PHOENIX — Arizona's former public safety director supports giving all state troopers body cameras, but he questions the legislature's video secrecy provision in the body camera funding bill.
While the current DPS director declined to comment on pending legislation, retired Colonel Frank Milstead is speaking out about Arizona House Bill 2461.
HB2461 would pay $1.5 million a year for five years to buy the body-worn cameras, video storage space, and other equipment to implement a body-worn camera program at Arizona's Department of Public Safety.
An amendment to the original funding bill would restrict DPS from releasing the body-cam video unless it depicts a criminal act. Critics say that means no video could be shown of non-criminal activities like traffic stops, questioning of witnesses, car crashes, and even alleged trooper misconduct.
"In an age where we are today with all of the distrust, mistrust - whatever the way you want to say that - between segments of the community and policing, let's do everything we can do to be as transparent as possible," said Milstead.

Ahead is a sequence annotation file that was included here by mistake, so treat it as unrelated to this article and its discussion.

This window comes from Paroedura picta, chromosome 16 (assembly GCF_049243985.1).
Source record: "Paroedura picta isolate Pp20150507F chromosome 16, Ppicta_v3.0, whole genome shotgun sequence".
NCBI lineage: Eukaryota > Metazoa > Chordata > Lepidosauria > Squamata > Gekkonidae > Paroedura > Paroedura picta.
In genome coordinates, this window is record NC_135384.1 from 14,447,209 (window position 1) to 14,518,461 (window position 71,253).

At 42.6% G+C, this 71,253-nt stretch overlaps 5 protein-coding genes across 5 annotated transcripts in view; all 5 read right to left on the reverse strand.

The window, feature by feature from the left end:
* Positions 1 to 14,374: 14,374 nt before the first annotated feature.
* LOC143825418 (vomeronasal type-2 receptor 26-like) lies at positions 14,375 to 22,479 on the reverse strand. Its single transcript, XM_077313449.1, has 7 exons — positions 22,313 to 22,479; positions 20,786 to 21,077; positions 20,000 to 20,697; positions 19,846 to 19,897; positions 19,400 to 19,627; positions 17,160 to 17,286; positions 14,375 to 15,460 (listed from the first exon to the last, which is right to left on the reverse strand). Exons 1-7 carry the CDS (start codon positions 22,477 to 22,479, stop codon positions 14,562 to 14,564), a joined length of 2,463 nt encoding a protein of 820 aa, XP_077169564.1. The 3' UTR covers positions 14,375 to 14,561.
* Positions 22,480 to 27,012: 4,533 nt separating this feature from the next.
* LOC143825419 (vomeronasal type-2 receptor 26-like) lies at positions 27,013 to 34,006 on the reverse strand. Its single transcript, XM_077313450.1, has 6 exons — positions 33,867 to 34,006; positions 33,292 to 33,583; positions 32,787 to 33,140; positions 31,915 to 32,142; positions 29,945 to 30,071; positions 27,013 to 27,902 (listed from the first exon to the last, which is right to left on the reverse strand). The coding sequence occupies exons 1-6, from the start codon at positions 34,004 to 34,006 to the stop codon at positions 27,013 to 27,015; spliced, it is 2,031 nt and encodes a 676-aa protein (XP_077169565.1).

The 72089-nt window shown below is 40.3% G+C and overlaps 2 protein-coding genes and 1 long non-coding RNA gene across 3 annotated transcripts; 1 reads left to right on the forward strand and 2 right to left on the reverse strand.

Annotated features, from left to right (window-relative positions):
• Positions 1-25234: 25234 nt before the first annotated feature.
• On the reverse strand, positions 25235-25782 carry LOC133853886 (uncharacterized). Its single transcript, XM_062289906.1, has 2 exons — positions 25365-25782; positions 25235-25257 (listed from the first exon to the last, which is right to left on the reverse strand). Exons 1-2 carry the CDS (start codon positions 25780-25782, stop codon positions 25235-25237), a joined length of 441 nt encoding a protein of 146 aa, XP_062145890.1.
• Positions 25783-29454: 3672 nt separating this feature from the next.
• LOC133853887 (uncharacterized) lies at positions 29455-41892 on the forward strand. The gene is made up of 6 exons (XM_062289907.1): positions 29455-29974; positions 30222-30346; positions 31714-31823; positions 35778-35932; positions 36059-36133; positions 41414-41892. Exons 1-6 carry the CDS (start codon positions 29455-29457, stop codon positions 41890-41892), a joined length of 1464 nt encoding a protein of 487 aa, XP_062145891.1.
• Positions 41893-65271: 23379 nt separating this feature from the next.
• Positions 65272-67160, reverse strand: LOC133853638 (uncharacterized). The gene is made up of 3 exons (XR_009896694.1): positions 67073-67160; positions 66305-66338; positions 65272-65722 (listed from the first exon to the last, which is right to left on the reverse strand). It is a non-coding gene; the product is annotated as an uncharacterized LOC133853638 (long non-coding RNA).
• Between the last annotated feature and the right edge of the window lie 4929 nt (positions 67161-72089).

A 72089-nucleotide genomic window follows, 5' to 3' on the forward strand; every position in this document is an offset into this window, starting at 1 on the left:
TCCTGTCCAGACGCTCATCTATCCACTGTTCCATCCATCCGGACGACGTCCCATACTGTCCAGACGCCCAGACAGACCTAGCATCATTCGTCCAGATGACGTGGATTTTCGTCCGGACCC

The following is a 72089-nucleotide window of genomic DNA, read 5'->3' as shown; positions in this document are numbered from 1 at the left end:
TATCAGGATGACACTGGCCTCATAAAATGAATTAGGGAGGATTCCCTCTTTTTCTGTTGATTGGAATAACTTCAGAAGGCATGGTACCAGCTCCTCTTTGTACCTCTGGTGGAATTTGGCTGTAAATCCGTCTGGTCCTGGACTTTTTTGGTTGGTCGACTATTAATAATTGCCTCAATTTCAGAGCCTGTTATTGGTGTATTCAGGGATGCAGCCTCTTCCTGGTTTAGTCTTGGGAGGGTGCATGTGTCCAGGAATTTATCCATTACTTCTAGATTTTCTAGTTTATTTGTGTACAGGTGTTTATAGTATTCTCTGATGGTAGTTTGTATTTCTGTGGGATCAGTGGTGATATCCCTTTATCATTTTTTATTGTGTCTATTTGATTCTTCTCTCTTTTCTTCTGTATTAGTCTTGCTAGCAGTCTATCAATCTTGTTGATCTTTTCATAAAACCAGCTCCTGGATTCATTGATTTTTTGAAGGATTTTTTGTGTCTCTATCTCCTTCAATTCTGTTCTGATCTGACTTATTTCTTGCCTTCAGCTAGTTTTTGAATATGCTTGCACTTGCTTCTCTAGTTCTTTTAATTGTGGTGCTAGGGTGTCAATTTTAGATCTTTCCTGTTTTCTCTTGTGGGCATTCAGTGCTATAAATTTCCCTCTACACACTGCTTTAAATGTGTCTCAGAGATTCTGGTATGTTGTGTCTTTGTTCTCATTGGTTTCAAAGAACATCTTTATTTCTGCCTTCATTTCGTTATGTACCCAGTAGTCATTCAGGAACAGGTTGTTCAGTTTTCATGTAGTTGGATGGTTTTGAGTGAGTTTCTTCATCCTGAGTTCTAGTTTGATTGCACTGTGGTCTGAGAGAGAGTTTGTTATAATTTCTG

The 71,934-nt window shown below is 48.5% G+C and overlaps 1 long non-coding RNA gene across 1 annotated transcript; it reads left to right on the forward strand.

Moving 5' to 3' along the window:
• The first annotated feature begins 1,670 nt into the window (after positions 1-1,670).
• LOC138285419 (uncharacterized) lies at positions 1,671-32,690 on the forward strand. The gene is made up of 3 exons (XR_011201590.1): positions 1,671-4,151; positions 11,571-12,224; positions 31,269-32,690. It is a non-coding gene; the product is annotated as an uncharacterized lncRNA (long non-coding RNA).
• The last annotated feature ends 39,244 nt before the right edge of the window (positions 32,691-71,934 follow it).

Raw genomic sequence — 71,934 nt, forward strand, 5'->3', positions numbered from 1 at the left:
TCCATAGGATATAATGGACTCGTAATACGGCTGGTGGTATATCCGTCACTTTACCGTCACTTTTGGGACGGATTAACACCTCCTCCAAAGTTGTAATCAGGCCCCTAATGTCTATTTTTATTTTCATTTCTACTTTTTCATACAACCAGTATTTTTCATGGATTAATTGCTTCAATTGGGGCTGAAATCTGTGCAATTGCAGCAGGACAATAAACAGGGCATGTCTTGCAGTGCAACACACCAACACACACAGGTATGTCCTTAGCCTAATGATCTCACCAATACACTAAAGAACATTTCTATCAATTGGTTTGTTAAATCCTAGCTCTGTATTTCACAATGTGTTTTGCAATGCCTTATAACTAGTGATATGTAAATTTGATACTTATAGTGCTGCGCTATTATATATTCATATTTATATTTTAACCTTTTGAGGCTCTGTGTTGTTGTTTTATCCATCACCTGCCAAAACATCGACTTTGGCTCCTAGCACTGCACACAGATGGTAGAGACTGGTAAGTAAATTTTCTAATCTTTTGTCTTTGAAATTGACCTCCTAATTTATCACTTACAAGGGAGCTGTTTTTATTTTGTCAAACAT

Supporters of the bill say the video restrictions would protect people's privacy, but Milstead believes those concerns are overblown. An Arizona sheriff's department released a deputy's body-cam video of Milstead, who was the DPS director when he was stopped for speeding in his personal vehicle. Milstead initially faced public criticism for breaking the traffic laws his agency enforced, but today he jokes the video went viral with "12-million hits."
"Whether it's on video or it's not on video, the truth is a constant," Milstead said. "You have to be comfortable with that."
The bill is still waiting for final votes in the Arizona Senate and House.